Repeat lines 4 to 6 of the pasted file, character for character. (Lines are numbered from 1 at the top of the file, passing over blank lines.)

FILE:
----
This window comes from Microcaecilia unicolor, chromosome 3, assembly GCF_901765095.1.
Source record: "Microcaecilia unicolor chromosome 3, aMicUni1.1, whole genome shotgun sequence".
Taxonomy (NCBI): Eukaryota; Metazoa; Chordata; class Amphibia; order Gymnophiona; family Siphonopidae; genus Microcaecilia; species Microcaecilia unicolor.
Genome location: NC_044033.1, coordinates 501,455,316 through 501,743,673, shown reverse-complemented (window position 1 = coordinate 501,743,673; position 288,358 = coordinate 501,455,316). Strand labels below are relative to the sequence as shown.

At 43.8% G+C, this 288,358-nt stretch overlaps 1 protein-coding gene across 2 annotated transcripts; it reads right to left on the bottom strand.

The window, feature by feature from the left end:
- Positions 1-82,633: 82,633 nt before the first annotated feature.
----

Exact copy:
Genome location: NC_044033.1, coordinates 501,455,316 through 501,743,673, shown reverse-complemented (window position 1 = coordinate 501,743,673; position 288,358 = coordinate 501,455,316). Strand labels below are relative to the sequence as shown.

At 43.8% G+C, this 288,358-nt stretch overlaps 1 protein-coding gene across 2 annotated transcripts; it reads right to left on the bottom strand.

The window, feature by feature from the left end: